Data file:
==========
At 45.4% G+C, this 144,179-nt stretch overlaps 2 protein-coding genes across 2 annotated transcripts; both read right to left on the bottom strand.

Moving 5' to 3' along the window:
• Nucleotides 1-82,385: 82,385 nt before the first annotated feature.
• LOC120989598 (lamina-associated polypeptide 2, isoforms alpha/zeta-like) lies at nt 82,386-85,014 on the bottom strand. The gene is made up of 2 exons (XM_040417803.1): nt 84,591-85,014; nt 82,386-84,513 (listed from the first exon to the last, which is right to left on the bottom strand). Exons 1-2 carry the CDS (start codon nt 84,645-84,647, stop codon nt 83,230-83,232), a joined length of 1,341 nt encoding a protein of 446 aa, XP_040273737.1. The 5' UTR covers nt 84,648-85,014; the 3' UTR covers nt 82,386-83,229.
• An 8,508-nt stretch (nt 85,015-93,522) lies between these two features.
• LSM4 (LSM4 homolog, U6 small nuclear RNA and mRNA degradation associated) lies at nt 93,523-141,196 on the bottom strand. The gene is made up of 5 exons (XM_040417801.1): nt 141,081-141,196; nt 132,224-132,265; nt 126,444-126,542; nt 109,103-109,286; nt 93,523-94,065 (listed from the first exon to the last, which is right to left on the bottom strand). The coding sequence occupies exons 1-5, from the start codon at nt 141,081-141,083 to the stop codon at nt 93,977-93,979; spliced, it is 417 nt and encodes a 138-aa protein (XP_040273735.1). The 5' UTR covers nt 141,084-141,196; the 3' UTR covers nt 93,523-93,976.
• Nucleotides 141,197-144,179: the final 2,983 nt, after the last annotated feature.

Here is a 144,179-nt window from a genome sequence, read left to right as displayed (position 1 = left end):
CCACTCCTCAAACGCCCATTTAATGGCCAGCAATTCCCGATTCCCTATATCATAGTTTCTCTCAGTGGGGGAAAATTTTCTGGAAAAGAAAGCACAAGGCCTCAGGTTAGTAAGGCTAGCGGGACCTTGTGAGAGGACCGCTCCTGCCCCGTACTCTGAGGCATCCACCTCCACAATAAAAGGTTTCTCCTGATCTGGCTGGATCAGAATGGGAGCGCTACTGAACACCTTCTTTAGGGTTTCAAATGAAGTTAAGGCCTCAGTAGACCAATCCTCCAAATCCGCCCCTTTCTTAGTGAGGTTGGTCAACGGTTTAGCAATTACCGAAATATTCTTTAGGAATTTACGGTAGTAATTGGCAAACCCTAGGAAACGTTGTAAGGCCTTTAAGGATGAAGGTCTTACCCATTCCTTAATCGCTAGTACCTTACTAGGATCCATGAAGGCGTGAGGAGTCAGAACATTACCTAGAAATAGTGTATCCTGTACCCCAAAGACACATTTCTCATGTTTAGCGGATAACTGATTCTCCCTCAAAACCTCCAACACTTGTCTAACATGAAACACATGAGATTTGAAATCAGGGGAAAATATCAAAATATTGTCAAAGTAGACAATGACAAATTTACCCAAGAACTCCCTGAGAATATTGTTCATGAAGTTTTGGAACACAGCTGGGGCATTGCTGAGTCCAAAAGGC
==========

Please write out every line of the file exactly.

At 45.4% G+C, this 144,179-nt stretch overlaps 2 protein-coding genes across 2 annotated transcripts; both read right to left on the bottom strand.

Moving 5' to 3' along the window:
• Nucleotides 1-82,385: 82,385 nt before the first annotated feature.
• LOC120989598 (lamina-associated polypeptide 2, isoforms alpha/zeta-like) lies at nt 82,386-85,014 on the bottom strand. The gene is made up of 2 exons (XM_040417803.1): nt 84,591-85,014; nt 82,386-84,513 (listed from the first exon to the last, which is right to left on the bottom strand). Exons 1-2 carry the CDS (start codon nt 84,645-84,647, stop codon nt 83,230-83,232), a joined length of 1,341 nt encoding a protein of 446 aa, XP_040273737.1. The 5' UTR covers nt 84,648-85,014; the 3' UTR covers nt 82,386-83,229.
• An 8,508-nt stretch (nt 85,015-93,522) lies between these two features.
• LSM4 (LSM4 homolog, U6 small nuclear RNA and mRNA degradation associated) lies at nt 93,523-141,196 on the bottom strand. The gene is made up of 5 exons (XM_040417801.1): nt 141,081-141,196; nt 132,224-132,265; nt 126,444-126,542; nt 109,103-109,286; nt 93,523-94,065 (listed from the first exon to the last, which is right to left on the bottom strand). The coding sequence occupies exons 1-5, from the start codon at nt 141,081-141,083 to the stop codon at nt 93,977-93,979; spliced, it is 417 nt and encodes a 138-aa protein (XP_040273735.1). The 5' UTR covers nt 141,084-141,196; the 3' UTR covers nt 93,523-93,976.
• Nucleotides 141,197-144,179: the final 2,983 nt, after the last annotated feature.

Here is a 144,179-nt window from a genome sequence, read left to right as displayed (position 1 = left end):
CCACTCCTCAAACGCCCATTTAATGGCCAGCAATTCCCGATTCCCTATATCATAGTTTCTCTCAGTGGGGGAAAATTTTCTGGAAAAGAAAGCACAAGGCCTCAGGTTAGTAAGGCTAGCGGGACCTTGTGAGAGGACCGCTCCTGCCCCGTACTCTGAGGCATCCACCTCCACAATAAAAGGTTTCTCCTGATCTGGCTGGATCAGAATGGGAGCGCTACTGAACACCTTCTTTAGGGTTTCAAATGAAGTTAAGGCCTCAGTAGACCAATCCTCCAAATCCGCCCCTTTCTTAGTGAGGTTGGTCAACGGTTTAGCAATTACCGAAATATTCTTTAGGAATTTACGGTAGTAATTGGCAAACCCTAGGAAACGTTGTAAGGCCTTTAAGGATGAAGGTCTTACCCATTCCTTAATCGCTAGTACCTTACTAGGATCCATGAAGGCGTGAGGAGTCAGAACATTACCTAGAAATAGTGTATCCTGTACCCCAAAGACACATTTCTCATGTTTAGCGGATAACTGATTCTCCCTCAAAACCTCCAACACTTGTCTAACATGAAACACATGAGATTTGAAATCAGGGGAAAATATCAAAATATTGTCAAAGTAGACAATGACAAATTTACCCAAGAACTCCCTGAGAATATTGTTCATGAAGTTTTGGAACACAGCTGGGGCATTGCTGAGTCCAAAAGGC